Respond To Two W4D2 Wald Respond by to at least two of your peers’ postings in one or more of the following ways: “See attachment” for details” 3 – 4 pa

Respond To Two W4D2 Wald Respond by to at least two of your peers’ postings in one or more of the following ways: “See attachment” for details”

3 – 4 pa

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Respond by to at least two of your peers’ postings in one or more of the following ways: “See attachment” for details”

  • 3 – 4 paragraphs
  • No plagiarism 
  • APA citing

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Discussion 2: Building a Better Dialogue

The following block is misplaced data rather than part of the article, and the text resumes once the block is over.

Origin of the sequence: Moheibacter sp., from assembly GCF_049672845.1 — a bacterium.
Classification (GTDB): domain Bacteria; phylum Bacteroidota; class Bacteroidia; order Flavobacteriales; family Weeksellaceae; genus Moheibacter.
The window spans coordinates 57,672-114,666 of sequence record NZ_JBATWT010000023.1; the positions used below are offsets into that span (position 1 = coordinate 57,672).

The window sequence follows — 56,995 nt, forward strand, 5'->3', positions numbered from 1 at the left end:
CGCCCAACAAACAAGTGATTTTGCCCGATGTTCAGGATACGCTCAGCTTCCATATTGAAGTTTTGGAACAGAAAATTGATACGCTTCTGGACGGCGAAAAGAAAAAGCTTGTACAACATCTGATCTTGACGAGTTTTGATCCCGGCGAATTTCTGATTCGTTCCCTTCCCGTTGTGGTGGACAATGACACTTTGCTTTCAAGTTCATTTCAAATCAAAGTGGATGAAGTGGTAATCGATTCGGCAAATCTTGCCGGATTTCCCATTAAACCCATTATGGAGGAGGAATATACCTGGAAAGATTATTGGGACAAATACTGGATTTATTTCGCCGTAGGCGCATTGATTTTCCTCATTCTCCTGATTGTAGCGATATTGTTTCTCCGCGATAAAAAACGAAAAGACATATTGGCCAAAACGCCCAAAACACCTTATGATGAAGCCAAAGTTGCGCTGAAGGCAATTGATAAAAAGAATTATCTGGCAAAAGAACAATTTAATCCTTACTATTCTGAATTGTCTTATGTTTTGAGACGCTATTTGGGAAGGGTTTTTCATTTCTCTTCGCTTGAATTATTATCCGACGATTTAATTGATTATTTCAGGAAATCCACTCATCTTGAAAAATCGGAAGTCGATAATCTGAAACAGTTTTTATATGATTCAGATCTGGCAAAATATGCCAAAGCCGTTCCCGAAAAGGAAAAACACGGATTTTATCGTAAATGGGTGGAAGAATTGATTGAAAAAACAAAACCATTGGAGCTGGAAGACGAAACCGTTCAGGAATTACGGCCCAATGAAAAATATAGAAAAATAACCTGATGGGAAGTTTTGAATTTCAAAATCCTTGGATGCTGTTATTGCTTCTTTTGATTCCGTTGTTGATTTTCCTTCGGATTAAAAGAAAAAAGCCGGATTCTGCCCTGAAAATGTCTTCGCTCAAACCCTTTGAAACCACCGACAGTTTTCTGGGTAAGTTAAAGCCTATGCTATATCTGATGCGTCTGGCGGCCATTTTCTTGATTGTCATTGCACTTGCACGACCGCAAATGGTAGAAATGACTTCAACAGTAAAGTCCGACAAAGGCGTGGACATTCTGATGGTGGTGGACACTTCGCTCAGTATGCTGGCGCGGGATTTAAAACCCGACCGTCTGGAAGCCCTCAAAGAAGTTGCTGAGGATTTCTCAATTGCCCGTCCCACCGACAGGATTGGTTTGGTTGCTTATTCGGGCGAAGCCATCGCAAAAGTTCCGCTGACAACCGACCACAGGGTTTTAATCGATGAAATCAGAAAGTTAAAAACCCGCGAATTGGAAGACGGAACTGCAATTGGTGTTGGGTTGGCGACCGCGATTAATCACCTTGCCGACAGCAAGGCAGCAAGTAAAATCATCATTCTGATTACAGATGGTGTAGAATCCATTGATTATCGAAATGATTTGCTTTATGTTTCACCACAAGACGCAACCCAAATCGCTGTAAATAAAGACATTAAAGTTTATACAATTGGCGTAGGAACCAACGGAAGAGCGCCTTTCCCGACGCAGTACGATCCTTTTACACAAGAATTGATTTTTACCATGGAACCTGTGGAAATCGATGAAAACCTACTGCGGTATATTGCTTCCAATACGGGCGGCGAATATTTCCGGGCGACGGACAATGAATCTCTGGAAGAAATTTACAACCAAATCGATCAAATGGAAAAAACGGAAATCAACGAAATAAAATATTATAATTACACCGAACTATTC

Building a better conflict dialogue involves becoming more familiar with the content issues, being aware of the characteristics of both parties to the conflict and understanding the processes that will move the conflict along. This course has focused on the intangibles and communication strategies for enhancing positive conflict. These are the places where you gain more confidence and the ability to act intentionally and proactively in conflict situations.

You have learned about your preferred conflict style. What are your second and third most often used styles, your back-up styles? These are the styles most easily used when you determine that your primary style is not the most appropriate for a given situation. Although you may not have yet put any of this into practice in real time, it often helps to have options and tools that prepare you to enter into a situation. Let’s take a look at how this information has affected your confidence and willingness to engage in conflict.